Background: There are very few options to treat multidrug-resistant bacterial infections in children. A major barrier is the duration and complexity of regulatory trials of new antibiotics. Extrapolation of safety data from adult trials could facilitate drug development for children.
Objective: We performed a systematic review on the safety of antibiotic clinical trials (CTs) in children (0-18 years) to evaluate the overall quality of safety trials conducted in children and to determine if age-specific adverse events (AEs) could be identified for specific antibiotic classes.
Data sources: We searched the MEDLINE, Cochrane CENTRAL, and ClinicalTrials.gov electronic databases for trials conducted between 2000 and 2016.
Study selection: All trials in which safety was declared a primary or secondary endpoint were included. Exclusion criteria were (1) topical or inhalational route of administration; (2) non-infectious conditions; (3) administration for prophylaxis rather than treatment; (4) selected population (i.e. cystic fibrosis, malignancies, HIV and tuberculosis); and (5) design other than randomized controlled trials. Trials reporting data on both adults and children were included only if paediatric results were reported separately.
Data extraction and synthesis: Two authors independently extracted the data. To assess the quality of published trials, the Extension for harms for Consolidated Standards of Reporting Trials (CONSORT) Statement 2004 was used.
Main outcome and measure: In order to quantitatively assess the rate of developing AEs by drug class, the numbers of overall and body-system-specific AEs were collected for each study arm, and then calculated per single drug class as median and interquartile range (IQR) of the proportions across CTs. The AEs most frequently reported were compared in the meta-analysis by selecting the CTs on the most represented drug classes.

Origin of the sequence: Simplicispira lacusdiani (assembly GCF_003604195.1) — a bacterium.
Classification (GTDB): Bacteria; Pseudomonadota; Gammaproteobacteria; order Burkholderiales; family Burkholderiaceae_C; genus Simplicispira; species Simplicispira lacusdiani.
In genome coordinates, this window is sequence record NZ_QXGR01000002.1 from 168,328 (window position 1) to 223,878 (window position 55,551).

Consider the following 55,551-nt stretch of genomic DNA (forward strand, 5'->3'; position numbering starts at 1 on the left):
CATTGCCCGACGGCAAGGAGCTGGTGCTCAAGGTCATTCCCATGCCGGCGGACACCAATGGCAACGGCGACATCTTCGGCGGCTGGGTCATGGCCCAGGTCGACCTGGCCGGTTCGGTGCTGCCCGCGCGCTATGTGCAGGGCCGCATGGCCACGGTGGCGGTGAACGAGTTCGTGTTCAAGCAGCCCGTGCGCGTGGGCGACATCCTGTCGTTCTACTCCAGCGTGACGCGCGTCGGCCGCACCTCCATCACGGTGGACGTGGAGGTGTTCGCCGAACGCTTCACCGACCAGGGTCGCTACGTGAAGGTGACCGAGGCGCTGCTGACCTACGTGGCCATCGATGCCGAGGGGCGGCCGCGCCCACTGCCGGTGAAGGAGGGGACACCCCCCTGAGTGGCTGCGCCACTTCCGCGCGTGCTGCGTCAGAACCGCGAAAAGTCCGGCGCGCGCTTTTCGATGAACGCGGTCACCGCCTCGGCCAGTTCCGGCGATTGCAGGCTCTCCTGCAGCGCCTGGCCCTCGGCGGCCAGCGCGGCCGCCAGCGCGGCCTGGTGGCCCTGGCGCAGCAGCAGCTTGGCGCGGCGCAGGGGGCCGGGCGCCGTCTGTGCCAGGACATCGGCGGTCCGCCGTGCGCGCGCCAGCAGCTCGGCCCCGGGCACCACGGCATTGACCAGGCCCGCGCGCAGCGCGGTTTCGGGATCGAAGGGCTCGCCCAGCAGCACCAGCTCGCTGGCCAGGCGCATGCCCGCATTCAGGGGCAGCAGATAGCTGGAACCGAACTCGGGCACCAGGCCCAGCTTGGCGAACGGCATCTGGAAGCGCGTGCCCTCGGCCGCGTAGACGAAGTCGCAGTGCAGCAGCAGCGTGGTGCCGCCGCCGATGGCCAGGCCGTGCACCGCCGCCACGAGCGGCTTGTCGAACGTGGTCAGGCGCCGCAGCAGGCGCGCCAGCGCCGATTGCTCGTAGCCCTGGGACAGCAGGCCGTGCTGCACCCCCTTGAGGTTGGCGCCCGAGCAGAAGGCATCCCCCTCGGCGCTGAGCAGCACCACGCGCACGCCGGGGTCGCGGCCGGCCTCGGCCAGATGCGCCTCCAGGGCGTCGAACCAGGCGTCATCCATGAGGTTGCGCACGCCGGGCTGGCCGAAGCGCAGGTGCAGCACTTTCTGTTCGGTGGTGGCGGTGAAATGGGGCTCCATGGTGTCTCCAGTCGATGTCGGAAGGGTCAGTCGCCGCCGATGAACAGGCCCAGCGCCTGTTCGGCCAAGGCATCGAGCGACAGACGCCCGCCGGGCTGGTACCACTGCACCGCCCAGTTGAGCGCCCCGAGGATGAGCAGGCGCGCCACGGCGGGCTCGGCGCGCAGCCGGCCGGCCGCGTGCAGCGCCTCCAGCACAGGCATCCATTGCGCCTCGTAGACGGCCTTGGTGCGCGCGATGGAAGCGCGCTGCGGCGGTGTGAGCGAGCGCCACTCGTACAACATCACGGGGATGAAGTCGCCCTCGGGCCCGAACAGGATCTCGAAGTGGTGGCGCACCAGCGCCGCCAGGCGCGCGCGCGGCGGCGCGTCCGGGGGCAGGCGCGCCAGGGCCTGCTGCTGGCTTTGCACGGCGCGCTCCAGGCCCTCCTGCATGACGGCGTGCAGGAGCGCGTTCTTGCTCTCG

Results: Eighty-three CTs were included, accounting for 27,693 children. Overall, 69.7% of CONSORT items were fully reported. The median proportion of children with any AE was 22.5%, but did not exceed 8% in any single body system. Serious drug-related AEs and drug-related discontinuations were very rare (median 0.3 and 0.9%, respectively). Limitations included the inability to stratify by age group, particularly neonates.
Conclusions and relevance: Overall, AEs in paediatric antibiotic CTs were predictable and class-specific, and no unexpected (age-specific) side effects were identified. Smaller, open-label, dose-finding, high-quality, single-arm pharmacokinetic trials seem potentially sufficient for certain common antibiotic classes, extrapolating well-established safety profiles determined from large adult efficacy trials. This approach could reduce duration and enhance subsequent registration of urgently needed new antibiotics. This will need to be combined with enhanced methods of pharmacovigilance for monitoring of emerging AEs in routine clinical practice.